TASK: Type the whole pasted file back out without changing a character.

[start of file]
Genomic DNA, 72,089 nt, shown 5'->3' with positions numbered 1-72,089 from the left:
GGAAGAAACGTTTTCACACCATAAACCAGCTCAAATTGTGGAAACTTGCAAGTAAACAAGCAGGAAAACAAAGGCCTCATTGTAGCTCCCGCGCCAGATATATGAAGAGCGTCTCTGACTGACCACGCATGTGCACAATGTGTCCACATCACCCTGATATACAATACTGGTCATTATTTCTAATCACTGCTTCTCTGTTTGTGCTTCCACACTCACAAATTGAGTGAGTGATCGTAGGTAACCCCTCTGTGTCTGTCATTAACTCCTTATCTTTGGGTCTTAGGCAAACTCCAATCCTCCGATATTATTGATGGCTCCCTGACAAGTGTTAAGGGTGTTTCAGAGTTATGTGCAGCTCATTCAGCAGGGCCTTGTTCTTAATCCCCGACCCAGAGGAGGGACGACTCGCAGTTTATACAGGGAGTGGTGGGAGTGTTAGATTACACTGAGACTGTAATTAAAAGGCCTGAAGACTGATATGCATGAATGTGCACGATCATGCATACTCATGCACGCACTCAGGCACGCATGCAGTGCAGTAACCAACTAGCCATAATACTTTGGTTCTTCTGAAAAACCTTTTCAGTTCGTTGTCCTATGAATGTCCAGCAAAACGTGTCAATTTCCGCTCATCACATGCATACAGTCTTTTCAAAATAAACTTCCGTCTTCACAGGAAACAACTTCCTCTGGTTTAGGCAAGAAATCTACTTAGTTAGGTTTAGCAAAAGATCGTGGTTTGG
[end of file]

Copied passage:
Genomic DNA, 72,089 nt, shown 5'->3' with positions numbered 1-72,089 from the left:
GGAAGAAACGTTTTCACACCATAAACCAGCTCAAATTGTGGAAACTTGCAAGTAAACAAGCAGGAAAACAAAGGCCTCATTGTAGCTCCCGCGCCAGATATATGAAGAGCGTCTCTGACTGACCACGCATGTGCACAATGTGTCCACATCACCCTGATATACAATACTGGTCATTATTTCTAATCACTGCTTCTCTGTTTGTGCTTCCACACTCACAAATTGAGTGAGTGATCGTAGGTAACCCCTCTGTGTCTGTCATTAACTCCTTATCTTTGGGTCTTAGGCAAACTCCAATCCTCCGATATTATTGATGGCTCCCTGACAAGTGTTAAGGGTGTTTCAGAGTTATGTGCAGCTCATTCAGCAGGGCCTTGTTCTTAATCCCCGACCCAGAGGAGGGACGACTCGCAGTTTATACAGGGAGTGGTGGGAGTGTTAGATTACACTGAGACTGTAATTAAAAGGCCTGAAGACTGATATGCATGAATGTGCACGATCATGCATACTCATGCACGCACTCAGGCACGCATGCAGTGCAGTAACCAACTAGCCATAATACTTTGGTTCTTCTGAAAAACCTTTTCAGTTCGTTGTCCTATGAATGTCCAGCAAAACGTGTCAATTTCCGCTCATCACATGCATACAGTCTTTTCAAAATAAACTTCCGTCTTCACAGGAAACAACTTCCTCTGGTTTAGGCAAGAAATCTACTTAGTTAGGTTTAGCAAAAGATCGTGGTTTGG